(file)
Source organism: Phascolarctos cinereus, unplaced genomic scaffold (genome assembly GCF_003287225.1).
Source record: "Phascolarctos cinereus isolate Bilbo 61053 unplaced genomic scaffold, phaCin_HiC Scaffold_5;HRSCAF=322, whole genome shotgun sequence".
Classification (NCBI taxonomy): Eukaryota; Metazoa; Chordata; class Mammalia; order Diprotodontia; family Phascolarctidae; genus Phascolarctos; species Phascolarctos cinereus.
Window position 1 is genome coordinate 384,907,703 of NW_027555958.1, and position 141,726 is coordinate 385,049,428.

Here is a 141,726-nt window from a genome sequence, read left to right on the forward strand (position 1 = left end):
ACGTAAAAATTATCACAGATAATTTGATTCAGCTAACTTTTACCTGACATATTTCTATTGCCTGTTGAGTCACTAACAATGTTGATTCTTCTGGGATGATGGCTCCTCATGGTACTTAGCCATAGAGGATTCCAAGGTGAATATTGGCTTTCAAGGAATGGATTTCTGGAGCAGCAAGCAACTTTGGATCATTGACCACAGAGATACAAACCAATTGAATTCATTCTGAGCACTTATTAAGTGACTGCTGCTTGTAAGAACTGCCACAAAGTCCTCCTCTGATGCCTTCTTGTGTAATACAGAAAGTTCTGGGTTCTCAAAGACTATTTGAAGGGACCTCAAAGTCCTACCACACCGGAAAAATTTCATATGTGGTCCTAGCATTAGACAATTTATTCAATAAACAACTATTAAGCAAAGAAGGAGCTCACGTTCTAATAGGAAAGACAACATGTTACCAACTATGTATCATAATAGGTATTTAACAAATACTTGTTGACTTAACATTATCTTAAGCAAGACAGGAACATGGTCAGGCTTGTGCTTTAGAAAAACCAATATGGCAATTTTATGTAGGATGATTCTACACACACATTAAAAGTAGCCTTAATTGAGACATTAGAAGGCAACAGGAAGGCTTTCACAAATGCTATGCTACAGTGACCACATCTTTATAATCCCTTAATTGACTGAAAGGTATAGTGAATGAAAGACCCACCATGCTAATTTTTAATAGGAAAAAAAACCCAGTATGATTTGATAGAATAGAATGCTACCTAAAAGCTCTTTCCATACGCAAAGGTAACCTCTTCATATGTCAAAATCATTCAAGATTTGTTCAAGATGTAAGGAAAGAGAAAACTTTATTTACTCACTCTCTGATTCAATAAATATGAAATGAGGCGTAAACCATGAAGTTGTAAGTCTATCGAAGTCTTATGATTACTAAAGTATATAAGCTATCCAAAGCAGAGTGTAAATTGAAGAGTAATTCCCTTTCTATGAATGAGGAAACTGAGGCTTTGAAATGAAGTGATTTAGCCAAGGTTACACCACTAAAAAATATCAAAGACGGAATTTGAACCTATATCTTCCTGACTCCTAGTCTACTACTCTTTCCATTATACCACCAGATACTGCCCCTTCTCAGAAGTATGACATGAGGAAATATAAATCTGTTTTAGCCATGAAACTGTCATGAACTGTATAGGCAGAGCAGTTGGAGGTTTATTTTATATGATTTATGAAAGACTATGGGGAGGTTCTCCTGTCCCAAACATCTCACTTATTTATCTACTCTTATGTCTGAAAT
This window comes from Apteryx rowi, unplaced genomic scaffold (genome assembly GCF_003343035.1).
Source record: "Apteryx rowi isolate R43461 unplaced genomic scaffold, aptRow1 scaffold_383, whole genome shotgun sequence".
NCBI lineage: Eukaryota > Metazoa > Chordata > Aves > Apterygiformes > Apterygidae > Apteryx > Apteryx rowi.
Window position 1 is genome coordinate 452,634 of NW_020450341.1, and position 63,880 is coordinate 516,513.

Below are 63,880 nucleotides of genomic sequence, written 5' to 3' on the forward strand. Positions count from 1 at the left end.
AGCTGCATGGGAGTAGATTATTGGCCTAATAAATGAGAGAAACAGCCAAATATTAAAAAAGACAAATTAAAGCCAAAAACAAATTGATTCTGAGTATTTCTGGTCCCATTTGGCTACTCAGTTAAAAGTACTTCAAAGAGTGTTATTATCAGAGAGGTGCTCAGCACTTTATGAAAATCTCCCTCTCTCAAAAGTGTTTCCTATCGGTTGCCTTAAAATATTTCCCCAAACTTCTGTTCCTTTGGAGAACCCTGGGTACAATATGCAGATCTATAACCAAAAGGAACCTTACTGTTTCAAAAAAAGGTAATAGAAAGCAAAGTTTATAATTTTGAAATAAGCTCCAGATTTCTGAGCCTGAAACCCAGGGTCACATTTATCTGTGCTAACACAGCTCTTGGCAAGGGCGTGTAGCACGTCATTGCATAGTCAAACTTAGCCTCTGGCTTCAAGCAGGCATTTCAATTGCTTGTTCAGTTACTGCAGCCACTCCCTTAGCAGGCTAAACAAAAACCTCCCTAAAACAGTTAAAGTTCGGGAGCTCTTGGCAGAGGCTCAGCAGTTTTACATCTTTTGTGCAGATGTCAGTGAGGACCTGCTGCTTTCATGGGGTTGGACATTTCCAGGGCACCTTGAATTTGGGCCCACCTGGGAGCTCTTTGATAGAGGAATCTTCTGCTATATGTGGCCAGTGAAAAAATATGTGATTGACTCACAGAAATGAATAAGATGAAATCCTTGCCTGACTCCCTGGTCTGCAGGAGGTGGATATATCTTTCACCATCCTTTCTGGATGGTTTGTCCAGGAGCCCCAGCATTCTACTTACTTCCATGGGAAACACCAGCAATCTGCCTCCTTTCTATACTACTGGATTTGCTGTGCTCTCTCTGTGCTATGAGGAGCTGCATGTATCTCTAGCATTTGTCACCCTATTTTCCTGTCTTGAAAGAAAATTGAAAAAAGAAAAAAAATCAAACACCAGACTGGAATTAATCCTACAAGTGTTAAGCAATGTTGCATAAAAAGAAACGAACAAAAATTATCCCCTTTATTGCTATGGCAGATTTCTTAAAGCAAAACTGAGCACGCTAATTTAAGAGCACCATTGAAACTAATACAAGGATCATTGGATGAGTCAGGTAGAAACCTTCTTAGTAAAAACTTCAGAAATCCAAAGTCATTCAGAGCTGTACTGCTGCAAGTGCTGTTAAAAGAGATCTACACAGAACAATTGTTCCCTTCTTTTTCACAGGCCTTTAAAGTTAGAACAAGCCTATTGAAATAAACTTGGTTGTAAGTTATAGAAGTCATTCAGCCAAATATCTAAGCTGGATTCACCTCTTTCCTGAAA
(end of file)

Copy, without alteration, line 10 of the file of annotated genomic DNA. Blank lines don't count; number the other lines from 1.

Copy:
Window position 1 is genome coordinate 452,634 of NW_020450341.1, and position 63,880 is coordinate 516,513.